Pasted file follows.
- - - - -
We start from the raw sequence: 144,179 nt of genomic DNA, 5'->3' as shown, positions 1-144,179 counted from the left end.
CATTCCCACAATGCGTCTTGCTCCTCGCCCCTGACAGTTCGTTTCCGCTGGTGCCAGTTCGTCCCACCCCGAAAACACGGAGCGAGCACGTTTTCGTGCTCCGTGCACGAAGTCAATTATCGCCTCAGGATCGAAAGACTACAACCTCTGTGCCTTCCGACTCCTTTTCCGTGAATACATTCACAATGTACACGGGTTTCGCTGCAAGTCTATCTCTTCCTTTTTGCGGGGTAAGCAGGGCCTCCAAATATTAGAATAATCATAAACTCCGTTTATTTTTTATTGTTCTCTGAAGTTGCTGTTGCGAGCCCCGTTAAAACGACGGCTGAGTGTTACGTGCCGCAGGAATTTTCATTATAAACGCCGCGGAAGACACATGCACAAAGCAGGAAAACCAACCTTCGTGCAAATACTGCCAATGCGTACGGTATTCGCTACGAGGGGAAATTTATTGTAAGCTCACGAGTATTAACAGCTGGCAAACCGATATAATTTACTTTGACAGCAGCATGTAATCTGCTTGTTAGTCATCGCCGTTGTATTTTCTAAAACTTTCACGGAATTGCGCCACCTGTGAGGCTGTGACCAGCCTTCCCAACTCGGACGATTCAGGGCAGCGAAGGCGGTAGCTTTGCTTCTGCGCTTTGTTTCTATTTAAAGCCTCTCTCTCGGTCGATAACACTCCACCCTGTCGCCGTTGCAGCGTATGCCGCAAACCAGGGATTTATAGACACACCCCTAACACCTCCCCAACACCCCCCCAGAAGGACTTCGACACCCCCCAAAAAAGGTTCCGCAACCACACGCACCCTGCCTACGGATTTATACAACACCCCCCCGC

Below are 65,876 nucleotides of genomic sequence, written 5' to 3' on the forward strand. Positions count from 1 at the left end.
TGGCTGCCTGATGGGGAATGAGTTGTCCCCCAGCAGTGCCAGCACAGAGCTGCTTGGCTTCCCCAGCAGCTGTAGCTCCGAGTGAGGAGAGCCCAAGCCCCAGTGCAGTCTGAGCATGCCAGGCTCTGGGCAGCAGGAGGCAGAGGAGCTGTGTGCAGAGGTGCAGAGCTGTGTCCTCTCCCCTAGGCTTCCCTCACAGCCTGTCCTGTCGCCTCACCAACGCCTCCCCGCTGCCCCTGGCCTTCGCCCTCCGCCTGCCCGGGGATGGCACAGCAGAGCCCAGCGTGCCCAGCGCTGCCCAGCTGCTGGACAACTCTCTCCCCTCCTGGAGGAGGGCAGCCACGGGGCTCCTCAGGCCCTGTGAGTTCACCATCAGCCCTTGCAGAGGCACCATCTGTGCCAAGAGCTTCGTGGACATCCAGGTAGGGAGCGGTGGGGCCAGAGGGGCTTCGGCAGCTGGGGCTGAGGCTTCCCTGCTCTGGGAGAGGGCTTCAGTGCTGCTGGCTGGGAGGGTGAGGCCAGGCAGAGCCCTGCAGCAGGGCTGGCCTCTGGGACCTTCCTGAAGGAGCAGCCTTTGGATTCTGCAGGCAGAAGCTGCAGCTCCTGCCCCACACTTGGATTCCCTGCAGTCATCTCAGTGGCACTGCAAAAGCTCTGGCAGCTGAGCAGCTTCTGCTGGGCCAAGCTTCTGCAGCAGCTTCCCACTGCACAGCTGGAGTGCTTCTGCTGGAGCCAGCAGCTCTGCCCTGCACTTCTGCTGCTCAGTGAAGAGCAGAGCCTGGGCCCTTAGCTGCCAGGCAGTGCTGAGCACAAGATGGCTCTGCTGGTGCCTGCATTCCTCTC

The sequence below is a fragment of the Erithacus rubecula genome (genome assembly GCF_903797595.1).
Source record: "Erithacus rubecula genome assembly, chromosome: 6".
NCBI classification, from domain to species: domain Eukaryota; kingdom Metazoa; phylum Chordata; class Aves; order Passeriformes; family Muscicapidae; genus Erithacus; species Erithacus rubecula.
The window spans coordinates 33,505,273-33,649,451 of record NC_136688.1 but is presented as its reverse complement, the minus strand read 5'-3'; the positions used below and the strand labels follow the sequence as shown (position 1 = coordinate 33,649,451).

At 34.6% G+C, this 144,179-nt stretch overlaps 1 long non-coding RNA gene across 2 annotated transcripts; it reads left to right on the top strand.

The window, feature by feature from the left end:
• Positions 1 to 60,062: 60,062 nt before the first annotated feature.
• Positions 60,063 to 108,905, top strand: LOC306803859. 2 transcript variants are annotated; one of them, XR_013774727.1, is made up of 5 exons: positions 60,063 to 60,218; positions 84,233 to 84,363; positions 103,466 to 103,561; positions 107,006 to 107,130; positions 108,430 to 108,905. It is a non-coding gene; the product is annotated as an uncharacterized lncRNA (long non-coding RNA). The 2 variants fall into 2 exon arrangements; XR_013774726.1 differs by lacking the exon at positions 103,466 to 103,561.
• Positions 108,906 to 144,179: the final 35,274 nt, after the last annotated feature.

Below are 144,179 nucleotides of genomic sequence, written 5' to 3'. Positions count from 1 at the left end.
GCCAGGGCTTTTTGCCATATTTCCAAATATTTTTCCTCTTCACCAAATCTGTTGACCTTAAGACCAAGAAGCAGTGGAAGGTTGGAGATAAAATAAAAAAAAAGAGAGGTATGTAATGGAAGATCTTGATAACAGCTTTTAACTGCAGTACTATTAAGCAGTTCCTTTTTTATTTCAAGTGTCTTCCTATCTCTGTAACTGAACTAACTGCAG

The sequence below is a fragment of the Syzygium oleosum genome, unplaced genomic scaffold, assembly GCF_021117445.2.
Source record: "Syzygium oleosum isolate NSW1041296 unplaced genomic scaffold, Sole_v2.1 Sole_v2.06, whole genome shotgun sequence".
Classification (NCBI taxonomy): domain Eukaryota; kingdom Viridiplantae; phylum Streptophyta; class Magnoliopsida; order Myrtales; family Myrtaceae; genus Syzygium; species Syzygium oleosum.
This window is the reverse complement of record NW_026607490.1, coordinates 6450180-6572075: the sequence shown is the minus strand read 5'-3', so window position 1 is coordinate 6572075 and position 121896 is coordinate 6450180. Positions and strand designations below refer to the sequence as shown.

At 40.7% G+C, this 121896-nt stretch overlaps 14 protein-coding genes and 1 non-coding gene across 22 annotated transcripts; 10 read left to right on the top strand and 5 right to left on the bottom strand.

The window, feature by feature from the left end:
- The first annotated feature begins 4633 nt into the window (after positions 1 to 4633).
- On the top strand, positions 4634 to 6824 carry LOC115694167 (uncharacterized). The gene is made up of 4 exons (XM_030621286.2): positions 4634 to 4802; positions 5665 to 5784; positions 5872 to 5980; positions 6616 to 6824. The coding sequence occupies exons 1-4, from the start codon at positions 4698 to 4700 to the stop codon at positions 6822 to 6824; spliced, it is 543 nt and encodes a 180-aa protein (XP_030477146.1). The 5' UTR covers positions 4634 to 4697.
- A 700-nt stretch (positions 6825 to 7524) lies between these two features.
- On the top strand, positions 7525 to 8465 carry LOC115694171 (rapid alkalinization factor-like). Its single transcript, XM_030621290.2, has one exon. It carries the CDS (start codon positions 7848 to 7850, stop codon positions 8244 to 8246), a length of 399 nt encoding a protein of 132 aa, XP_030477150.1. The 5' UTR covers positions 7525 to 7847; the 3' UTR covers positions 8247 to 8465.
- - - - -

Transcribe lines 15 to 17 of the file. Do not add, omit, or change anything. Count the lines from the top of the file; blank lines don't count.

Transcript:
GCCAGGGCTTTTTGCCATATTTCCAAATATTTTTCCTCTTCACCAAATCTGTTGACCTTAAGACCAAGAAGCAGTGGAAGGTTGGAGATAAAATAAAAAAAAAGAGAGGTATGTAATGGAAGATCTTGATAACAGCTTTTAACTGCAGTACTATTAAGCAGTTCCTTTTTTATTTCAAGTGTCTTCCTATCTCTGTAACTGAACTAACTGCAG

The sequence below is a fragment of the Syzygium oleosum genome, unplaced genomic scaffold, assembly GCF_021117445.2.
Source record: "Syzygium oleosum isolate NSW1041296 unplaced genomic scaffold, Sole_v2.1 Sole_v2.06, whole genome shotgun sequence".